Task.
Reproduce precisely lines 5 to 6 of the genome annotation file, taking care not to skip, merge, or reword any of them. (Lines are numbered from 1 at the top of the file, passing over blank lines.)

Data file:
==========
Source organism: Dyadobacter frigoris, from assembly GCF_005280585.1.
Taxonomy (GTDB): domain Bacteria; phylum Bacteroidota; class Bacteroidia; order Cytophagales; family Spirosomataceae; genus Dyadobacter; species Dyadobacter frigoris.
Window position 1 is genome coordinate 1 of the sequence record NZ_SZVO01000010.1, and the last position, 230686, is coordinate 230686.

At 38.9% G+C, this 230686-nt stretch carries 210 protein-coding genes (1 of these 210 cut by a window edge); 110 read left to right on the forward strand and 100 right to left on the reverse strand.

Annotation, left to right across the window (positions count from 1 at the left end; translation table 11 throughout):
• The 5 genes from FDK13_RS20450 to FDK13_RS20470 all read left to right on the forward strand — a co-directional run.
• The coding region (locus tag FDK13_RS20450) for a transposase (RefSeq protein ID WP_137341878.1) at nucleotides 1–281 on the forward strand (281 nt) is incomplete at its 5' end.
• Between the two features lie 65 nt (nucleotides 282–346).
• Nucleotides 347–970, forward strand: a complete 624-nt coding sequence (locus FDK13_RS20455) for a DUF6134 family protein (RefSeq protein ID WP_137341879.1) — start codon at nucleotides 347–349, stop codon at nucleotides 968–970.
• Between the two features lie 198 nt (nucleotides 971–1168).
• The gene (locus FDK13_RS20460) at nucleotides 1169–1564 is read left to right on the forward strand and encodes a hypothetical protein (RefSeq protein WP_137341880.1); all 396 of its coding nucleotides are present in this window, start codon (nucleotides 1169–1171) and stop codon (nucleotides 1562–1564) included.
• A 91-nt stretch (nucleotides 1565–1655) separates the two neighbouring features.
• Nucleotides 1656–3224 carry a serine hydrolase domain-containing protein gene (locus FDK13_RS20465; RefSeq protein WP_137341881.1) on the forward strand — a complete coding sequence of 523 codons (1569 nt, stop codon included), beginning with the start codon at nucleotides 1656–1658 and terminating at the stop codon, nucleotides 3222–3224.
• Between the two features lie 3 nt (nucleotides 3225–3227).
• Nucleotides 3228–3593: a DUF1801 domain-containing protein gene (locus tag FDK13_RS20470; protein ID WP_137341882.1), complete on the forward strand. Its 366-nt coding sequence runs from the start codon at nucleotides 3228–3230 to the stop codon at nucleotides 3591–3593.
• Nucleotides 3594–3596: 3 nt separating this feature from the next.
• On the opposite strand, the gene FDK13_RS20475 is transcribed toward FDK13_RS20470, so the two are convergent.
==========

Annotation, left to right across the window (positions count from 1 at the left end; translation table 11 throughout):
• The 5 genes from FDK13_RS20450 to FDK13_RS20470 all read left to right on the forward strand — a co-directional run.